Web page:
‘My article – “Golden Rule in Commercial Mediation” is scheduled for publication in the Law Society Gazette (online) either tomorrow or on Monday’

I have broken off from writing the 2nd ed of the Contentious Probate Handbook for the Law Society for 30 minutes, to mention that the editor of the Law Society Gazette has just informed me that my article ‘Golden Rule in Commercial Mediation’, will be pusblished online in the Law Society Gazette either tomorrow or on Monday. This is my 2nd article for the LSG over the last 6 months. My previous article was entitled ‘Commercial Mediation of Music Disputes.’ Just Google those words to find it. The LSG has given permission to the CMC to republish that article on their website, to a worldwide audience. I am currently wriritng the Costs Chapter of the book, and by Sunday will have completed the draft chapter for submission. I will then have written-up almost half the book. As I have been writing the book, I have discovered significant changes in the law, procedure and practice in relation to these claims, and following publication will offer the LSG a series of short articles as updates for solicitors. Now back to the book!

‘Testamentary Capacity’

In Leonard v Leonard (2024 EWHC 321 Ch) [149] to [157] Mrs Justice Joanna Smith provided a useful summary of the key legal principles:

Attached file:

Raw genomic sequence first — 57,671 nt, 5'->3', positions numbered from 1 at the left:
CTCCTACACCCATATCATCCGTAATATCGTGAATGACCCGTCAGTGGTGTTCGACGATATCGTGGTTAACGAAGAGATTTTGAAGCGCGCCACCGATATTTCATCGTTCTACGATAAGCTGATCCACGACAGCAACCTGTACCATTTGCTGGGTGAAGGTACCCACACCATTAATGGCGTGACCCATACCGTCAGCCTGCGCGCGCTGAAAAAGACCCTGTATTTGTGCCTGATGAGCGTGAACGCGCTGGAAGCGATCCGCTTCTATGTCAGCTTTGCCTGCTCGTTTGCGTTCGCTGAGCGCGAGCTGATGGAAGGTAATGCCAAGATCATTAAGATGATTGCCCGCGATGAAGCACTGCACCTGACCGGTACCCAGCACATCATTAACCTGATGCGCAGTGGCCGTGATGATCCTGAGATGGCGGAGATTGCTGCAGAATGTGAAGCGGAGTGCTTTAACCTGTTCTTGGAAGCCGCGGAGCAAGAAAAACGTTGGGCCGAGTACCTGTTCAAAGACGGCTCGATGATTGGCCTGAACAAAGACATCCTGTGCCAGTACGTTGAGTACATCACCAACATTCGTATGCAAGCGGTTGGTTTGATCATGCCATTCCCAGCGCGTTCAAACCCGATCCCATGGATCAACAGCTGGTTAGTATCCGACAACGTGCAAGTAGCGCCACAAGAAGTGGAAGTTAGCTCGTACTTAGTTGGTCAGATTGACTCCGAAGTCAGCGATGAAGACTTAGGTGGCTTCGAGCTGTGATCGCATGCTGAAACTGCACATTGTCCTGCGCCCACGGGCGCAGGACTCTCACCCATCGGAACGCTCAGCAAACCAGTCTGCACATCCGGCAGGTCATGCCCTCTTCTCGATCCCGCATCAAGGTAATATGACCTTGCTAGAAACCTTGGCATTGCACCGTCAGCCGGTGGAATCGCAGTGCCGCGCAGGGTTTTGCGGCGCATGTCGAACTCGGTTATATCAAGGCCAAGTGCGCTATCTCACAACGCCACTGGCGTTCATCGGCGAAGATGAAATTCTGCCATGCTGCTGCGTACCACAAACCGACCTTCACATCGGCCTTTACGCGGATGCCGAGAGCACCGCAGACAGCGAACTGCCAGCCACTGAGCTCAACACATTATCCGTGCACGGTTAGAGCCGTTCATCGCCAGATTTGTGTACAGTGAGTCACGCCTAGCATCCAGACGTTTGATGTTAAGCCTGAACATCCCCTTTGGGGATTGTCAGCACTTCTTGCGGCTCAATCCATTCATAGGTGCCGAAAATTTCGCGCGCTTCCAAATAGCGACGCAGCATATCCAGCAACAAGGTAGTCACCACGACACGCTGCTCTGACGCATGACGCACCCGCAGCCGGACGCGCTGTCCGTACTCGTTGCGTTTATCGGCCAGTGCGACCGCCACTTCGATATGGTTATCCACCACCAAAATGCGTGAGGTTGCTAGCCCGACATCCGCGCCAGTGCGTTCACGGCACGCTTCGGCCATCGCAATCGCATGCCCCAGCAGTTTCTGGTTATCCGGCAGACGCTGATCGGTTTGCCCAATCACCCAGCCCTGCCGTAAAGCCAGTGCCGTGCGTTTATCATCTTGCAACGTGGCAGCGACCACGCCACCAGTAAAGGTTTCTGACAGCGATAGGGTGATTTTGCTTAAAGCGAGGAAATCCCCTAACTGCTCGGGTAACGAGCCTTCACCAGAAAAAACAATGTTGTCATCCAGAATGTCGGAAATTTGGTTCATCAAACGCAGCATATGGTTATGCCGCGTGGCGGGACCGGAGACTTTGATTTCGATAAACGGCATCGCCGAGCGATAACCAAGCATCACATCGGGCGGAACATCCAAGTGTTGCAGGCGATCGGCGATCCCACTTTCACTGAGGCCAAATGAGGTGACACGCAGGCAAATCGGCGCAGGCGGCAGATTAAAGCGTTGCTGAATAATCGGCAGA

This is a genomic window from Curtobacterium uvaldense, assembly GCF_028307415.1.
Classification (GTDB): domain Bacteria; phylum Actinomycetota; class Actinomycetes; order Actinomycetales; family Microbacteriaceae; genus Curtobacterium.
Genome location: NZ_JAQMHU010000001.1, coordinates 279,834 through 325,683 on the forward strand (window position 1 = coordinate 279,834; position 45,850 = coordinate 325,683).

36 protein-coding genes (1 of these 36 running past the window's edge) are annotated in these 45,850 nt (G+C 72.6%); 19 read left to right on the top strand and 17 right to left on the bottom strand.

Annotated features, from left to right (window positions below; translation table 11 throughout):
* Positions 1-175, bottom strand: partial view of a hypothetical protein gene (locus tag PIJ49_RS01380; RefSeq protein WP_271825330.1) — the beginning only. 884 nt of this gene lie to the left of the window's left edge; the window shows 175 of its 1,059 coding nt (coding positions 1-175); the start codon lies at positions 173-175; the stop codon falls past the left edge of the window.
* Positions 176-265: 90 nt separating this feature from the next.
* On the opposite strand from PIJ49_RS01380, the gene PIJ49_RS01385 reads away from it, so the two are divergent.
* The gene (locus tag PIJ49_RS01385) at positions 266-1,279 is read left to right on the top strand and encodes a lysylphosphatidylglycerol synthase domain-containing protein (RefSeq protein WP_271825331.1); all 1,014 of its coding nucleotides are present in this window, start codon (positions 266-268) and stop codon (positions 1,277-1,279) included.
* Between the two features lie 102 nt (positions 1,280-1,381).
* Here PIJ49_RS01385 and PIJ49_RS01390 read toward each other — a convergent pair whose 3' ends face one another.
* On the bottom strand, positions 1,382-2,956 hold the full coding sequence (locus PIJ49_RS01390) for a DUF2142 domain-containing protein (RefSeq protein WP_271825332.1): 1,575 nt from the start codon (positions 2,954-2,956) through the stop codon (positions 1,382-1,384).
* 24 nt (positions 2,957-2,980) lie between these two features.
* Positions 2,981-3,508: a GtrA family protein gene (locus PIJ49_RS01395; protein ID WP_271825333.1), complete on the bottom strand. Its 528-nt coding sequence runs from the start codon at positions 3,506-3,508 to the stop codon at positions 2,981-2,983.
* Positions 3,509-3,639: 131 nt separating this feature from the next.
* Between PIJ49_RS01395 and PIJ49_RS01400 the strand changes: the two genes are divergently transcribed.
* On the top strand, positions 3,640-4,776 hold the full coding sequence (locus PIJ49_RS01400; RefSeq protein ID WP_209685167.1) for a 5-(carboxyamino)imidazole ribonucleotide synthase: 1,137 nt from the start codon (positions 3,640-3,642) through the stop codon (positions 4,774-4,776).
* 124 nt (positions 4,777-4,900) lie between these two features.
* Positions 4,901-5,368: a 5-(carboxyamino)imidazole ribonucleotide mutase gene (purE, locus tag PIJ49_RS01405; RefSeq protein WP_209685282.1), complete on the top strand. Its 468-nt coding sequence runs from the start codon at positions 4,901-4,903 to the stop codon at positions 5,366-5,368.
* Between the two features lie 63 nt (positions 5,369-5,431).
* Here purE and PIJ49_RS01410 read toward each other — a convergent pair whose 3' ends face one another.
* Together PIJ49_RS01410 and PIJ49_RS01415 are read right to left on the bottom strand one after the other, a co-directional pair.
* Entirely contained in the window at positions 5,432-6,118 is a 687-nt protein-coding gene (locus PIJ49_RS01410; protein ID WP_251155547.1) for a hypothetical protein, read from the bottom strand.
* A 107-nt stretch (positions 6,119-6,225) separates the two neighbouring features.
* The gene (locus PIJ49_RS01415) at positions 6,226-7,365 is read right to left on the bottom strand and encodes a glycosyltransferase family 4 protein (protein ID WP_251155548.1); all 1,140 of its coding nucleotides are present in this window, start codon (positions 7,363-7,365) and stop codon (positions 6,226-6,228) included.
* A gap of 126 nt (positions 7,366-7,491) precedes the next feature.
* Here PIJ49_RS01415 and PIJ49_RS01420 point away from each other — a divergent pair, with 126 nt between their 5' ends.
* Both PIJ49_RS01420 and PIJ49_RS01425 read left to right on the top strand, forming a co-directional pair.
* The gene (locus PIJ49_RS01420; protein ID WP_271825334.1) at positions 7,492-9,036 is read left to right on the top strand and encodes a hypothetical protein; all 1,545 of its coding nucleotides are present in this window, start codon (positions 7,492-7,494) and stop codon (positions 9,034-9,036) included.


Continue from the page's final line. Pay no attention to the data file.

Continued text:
(i)          It is not the law that a person suffering from reduced cognitive abilities owing to a mental illness has no testamentary capacity.
(ii)         The enquiry is whether, the deceased testator’s [‘T‘s’] mind is so unsound that [T] ‘cannot understand what he is about … or his ability to make a rational decision is absent’ (Gardiner v Tabet [2021]).
(iii)       The Banks test concerns the ability or capacity to understand the matters identified therein. It does not require actual understanding or recollection and it is not to be equated with a test of memory.
(iv)       There is no requirement that T actually remembers the extent of his property & deficiencies of memory are not the equivalent of incapacity.
(v)        When considering testamentary capacity, the court is concerned with the ability to make decisions, not merely the ability to understand a given transaction, or a particular choice that has already been made, which are issues to be considered under ‘knowledge and approval’ (Perrins v Holland & Simon v Byford [2014].